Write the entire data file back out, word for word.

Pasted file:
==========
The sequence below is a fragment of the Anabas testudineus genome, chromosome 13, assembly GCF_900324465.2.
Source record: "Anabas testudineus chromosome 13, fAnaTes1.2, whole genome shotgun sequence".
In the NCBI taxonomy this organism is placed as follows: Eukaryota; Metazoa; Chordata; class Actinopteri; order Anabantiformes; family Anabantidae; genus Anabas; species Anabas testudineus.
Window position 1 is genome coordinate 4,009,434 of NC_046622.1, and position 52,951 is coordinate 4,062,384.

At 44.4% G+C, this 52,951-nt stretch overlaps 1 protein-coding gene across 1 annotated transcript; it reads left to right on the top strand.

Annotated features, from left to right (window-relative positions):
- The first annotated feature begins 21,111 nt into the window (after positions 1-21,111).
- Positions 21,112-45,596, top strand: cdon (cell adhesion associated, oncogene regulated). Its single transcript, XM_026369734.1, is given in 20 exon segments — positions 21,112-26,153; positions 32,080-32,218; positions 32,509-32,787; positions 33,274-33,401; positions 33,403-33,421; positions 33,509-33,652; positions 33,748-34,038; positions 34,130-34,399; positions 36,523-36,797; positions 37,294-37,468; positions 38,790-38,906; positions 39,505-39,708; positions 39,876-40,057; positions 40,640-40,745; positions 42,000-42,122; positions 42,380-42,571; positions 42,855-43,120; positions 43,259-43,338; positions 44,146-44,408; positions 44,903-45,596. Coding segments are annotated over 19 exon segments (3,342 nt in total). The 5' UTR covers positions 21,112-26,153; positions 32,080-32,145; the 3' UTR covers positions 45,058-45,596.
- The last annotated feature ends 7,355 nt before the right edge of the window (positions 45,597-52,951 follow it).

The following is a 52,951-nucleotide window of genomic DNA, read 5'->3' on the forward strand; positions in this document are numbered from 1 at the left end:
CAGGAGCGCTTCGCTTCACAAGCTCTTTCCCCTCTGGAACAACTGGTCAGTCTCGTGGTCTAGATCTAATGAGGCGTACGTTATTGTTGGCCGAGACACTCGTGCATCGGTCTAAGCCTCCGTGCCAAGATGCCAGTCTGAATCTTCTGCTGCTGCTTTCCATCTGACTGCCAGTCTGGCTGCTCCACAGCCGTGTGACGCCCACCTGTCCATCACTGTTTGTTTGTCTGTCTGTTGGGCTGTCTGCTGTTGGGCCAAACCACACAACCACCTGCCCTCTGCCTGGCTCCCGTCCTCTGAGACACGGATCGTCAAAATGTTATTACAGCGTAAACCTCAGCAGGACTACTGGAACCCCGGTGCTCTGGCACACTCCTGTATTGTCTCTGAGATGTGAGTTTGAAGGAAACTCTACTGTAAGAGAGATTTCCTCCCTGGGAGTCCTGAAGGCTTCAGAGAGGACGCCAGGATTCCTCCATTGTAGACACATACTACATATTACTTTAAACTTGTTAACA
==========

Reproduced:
The sequence below is a fragment of the Anabas testudineus genome, chromosome 13, assembly GCF_900324465.2.
Source record: "Anabas testudineus chromosome 13, fAnaTes1.2, whole genome shotgun sequence".
In the NCBI taxonomy this organism is placed as follows: Eukaryota; Metazoa; Chordata; class Actinopteri; order Anabantiformes; family Anabantidae; genus Anabas; species Anabas testudineus.
Window position 1 is genome coordinate 4,009,434 of NC_046622.1, and position 52,951 is coordinate 4,062,384.

At 44.4% G+C, this 52,951-nt stretch overlaps 1 protein-coding gene across 1 annotated transcript; it reads left to right on the top strand.

Annotated features, from left to right (window-relative positions):
- The first annotated feature begins 21,111 nt into the window (after positions 1-21,111).
- Positions 21,112-45,596, top strand: cdon (cell adhesion associated, oncogene regulated). Its single transcript, XM_026369734.1, is given in 20 exon segments — positions 21,112-26,153; positions 32,080-32,218; positions 32,509-32,787; positions 33,274-33,401; positions 33,403-33,421; positions 33,509-33,652; positions 33,748-34,038; positions 34,130-34,399; positions 36,523-36,797; positions 37,294-37,468; positions 38,790-38,906; positions 39,505-39,708; positions 39,876-40,057; positions 40,640-40,745; positions 42,000-42,122; positions 42,380-42,571; positions 42,855-43,120; positions 43,259-43,338; positions 44,146-44,408; positions 44,903-45,596. Coding segments are annotated over 19 exon segments (3,342 nt in total). The 5' UTR covers positions 21,112-26,153; positions 32,080-32,145; the 3' UTR covers positions 45,058-45,596.
- The last annotated feature ends 7,355 nt before the right edge of the window (positions 45,597-52,951 follow it).

The following is a 52,951-nucleotide window of genomic DNA, read 5'->3' on the forward strand; positions in this document are numbered from 1 at the left end:
CAGGAGCGCTTCGCTTCACAAGCTCTTTCCCCTCTGGAACAACTGGTCAGTCTCGTGGTCTAGATCTAATGAGGCGTACGTTATTGTTGGCCGAGACACTCGTGCATCGGTCTAAGCCTCCGTGCCAAGATGCCAGTCTGAATCTTCTGCTGCTGCTTTCCATCTGACTGCCAGTCTGGCTGCTCCACAGCCGTGTGACGCCCACCTGTCCATCACTGTTTGTTTGTCTGTCTGTTGGGCTGTCTGCTGTTGGGCCAAACCACACAACCACCTGCCCTCTGCCTGGCTCCCGTCCTCTGAGACACGGATCGTCAAAATGTTATTACAGCGTAAACCTCAGCAGGACTACTGGAACCCCGGTGCTCTGGCACACTCCTGTATTGTCTCTGAGATGTGAGTTTGAAGGAAACTCTACTGTAAGAGAGATTTCCTCCCTGGGAGTCCTGAAGGCTTCAGAGAGGACGCCAGGATTCCTCCATTGTAGACACATACTACATATTACTTTAAACTTGTTAACA